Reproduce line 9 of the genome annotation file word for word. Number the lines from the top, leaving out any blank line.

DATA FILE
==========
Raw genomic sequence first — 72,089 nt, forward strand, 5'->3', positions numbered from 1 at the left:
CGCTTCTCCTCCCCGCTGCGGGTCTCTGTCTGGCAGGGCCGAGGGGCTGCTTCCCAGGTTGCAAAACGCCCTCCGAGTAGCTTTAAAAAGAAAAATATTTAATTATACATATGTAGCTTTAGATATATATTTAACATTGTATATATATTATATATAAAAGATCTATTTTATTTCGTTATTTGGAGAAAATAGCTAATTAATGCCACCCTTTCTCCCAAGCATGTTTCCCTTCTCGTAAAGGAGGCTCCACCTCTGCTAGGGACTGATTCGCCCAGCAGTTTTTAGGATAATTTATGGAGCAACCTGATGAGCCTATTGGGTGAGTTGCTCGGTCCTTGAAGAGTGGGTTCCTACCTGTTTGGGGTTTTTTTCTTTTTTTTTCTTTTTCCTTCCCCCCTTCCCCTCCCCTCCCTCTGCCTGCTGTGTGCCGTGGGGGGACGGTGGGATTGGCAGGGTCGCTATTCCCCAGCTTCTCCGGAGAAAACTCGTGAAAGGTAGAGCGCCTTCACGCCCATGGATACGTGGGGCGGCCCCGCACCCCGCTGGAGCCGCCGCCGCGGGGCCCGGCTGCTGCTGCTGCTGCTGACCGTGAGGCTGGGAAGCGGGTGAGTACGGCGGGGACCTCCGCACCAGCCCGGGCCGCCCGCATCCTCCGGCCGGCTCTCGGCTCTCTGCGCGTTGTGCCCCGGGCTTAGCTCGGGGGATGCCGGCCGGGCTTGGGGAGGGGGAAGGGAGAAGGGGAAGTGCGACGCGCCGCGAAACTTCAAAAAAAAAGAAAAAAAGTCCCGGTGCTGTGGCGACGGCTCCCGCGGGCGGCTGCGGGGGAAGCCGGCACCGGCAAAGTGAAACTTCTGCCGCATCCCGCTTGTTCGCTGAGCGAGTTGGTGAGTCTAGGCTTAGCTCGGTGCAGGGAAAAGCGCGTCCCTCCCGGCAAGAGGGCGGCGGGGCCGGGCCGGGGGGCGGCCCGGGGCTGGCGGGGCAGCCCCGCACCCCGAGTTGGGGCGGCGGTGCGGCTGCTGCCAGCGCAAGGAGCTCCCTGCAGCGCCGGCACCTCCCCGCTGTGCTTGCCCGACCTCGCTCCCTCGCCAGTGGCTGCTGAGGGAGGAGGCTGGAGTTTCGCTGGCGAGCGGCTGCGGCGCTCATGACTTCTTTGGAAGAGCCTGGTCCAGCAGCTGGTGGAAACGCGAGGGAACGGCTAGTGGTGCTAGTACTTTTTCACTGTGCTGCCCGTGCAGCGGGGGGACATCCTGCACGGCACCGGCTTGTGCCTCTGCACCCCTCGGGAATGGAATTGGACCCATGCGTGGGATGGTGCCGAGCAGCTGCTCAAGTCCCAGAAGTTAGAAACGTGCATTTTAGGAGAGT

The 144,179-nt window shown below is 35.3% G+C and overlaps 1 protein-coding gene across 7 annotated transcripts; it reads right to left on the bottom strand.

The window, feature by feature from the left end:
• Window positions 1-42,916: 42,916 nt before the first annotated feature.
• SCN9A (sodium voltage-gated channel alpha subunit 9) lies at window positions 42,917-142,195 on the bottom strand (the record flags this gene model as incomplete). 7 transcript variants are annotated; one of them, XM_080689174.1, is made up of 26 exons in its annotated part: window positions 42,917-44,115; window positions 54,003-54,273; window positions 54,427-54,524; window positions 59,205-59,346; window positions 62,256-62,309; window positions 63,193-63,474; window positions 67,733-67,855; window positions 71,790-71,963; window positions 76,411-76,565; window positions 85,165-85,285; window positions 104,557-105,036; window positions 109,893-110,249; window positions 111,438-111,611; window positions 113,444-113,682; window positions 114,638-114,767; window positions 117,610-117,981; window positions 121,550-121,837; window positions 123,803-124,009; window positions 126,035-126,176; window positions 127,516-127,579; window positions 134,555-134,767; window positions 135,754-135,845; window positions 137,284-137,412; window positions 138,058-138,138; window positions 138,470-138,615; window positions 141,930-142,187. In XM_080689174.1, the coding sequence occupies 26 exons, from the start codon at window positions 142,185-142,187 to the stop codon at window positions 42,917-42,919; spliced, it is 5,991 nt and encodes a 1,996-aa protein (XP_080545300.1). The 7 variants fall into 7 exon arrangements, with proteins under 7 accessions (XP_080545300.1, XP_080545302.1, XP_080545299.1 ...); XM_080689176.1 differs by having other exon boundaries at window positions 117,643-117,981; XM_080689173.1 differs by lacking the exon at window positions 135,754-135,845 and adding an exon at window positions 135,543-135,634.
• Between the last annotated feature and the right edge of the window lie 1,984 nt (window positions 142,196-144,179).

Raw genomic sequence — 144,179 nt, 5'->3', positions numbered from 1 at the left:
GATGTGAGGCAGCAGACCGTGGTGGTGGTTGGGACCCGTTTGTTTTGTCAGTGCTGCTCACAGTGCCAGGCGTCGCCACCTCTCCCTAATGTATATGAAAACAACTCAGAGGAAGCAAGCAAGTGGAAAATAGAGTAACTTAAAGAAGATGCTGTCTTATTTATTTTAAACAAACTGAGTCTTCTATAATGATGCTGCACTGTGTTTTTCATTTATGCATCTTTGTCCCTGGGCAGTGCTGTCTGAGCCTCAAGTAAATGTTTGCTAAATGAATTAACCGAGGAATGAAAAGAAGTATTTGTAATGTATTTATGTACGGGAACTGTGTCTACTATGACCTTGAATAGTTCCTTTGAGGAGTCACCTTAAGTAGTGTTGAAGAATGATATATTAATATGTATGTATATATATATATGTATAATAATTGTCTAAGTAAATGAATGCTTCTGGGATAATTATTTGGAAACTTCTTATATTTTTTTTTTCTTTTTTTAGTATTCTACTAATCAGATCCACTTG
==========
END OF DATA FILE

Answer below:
GATGTGAGGCAGCAGACCGTGGTGGTGGTTGGGACCCGTTTGTTTTGTCAGTGCTGCTCACAGTGCCAGGCGTCGCCACCTCTCCCTAATGTATATGAAAACAACTCAGAGGAAGCAAGCAAGTGGAAAATAGAGTAACTTAAAGAAGATGCTGTCTTATTTATTTTAAACAAACTGAGTCTTCTATAATGATGCTGCACTGTGTTTTTCATTTATGCATCTTTGTCCCTGGGCAGTGCTGTCTGAGCCTCAAGTAAATGTTTGCTAAATGAATTAACCGAGGAATGAAAAGAAGTATTTGTAATGTATTTATGTACGGGAACTGTGTCTACTATGACCTTGAATAGTTCCTTTGAGGAGTCACCTTAAGTAGTGTTGAAGAATGATATATTAATATGTATGTATATATATATATGTATAATAATTGTCTAAGTAAATGAATGCTTCTGGGATAATTATTTGGAAACTTCTTATATTTTTTTTTTCTTTTTTTAGTATTCTACTAATCAGATCCACTTG